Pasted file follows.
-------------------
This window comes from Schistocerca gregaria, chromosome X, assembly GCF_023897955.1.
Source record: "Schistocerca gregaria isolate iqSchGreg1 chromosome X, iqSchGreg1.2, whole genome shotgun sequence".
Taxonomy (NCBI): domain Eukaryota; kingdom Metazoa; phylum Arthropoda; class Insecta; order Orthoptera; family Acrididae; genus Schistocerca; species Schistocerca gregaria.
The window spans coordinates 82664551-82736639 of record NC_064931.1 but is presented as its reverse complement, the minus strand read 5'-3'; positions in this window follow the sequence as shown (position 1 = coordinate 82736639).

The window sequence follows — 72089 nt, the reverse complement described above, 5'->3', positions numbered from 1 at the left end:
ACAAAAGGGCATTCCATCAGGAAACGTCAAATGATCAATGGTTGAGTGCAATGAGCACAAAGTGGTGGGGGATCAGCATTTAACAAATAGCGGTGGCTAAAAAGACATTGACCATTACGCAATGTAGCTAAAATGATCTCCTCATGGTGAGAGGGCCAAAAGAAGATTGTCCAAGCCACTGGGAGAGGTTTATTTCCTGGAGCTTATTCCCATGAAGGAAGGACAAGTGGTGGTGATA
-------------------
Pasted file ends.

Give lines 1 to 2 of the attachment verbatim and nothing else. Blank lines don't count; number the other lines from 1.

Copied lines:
This window comes from Schistocerca gregaria, chromosome X, assembly GCF_023897955.1.
Source record: "Schistocerca gregaria isolate iqSchGreg1 chromosome X, iqSchGreg1.2, whole genome shotgun sequence".